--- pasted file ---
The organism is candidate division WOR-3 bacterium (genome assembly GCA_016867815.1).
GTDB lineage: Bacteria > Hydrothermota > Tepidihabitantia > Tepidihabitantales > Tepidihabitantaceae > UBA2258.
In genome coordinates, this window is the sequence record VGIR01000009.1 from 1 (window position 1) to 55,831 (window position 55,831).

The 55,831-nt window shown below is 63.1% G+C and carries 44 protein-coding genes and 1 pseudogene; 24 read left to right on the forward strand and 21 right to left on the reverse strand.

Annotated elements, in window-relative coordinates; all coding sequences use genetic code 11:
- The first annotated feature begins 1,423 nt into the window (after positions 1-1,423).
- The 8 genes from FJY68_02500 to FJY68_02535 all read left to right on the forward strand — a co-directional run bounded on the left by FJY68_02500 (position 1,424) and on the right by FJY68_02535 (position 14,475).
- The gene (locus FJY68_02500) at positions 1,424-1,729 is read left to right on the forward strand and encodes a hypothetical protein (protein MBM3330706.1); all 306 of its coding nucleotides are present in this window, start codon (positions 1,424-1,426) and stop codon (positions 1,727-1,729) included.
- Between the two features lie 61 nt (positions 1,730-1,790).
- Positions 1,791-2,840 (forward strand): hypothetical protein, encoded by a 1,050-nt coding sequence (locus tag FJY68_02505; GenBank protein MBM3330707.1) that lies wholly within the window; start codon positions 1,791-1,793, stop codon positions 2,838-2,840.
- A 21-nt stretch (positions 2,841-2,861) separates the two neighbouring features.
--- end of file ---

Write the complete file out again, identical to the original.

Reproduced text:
The organism is candidate division WOR-3 bacterium (genome assembly GCA_016867815.1).
GTDB lineage: Bacteria > Hydrothermota > Tepidihabitantia > Tepidihabitantales > Tepidihabitantaceae > UBA2258.
In genome coordinates, this window is the sequence record VGIR01000009.1 from 1 (window position 1) to 55,831 (window position 55,831).

The 55,831-nt window shown below is 63.1% G+C and carries 44 protein-coding genes and 1 pseudogene; 24 read left to right on the forward strand and 21 right to left on the reverse strand.

Annotated elements, in window-relative coordinates; all coding sequences use genetic code 11:
- The first annotated feature begins 1,423 nt into the window (after positions 1-1,423).
- The 8 genes from FJY68_02500 to FJY68_02535 all read left to right on the forward strand — a co-directional run bounded on the left by FJY68_02500 (position 1,424) and on the right by FJY68_02535 (position 14,475).
- The gene (locus FJY68_02500) at positions 1,424-1,729 is read left to right on the forward strand and encodes a hypothetical protein (protein MBM3330706.1); all 306 of its coding nucleotides are present in this window, start codon (positions 1,424-1,426) and stop codon (positions 1,727-1,729) included.
- Between the two features lie 61 nt (positions 1,730-1,790).
- Positions 1,791-2,840 (forward strand): hypothetical protein, encoded by a 1,050-nt coding sequence (locus tag FJY68_02505; GenBank protein MBM3330707.1) that lies wholly within the window; start codon positions 1,791-1,793, stop codon positions 2,838-2,840.
- A 21-nt stretch (positions 2,841-2,861) separates the two neighbouring features.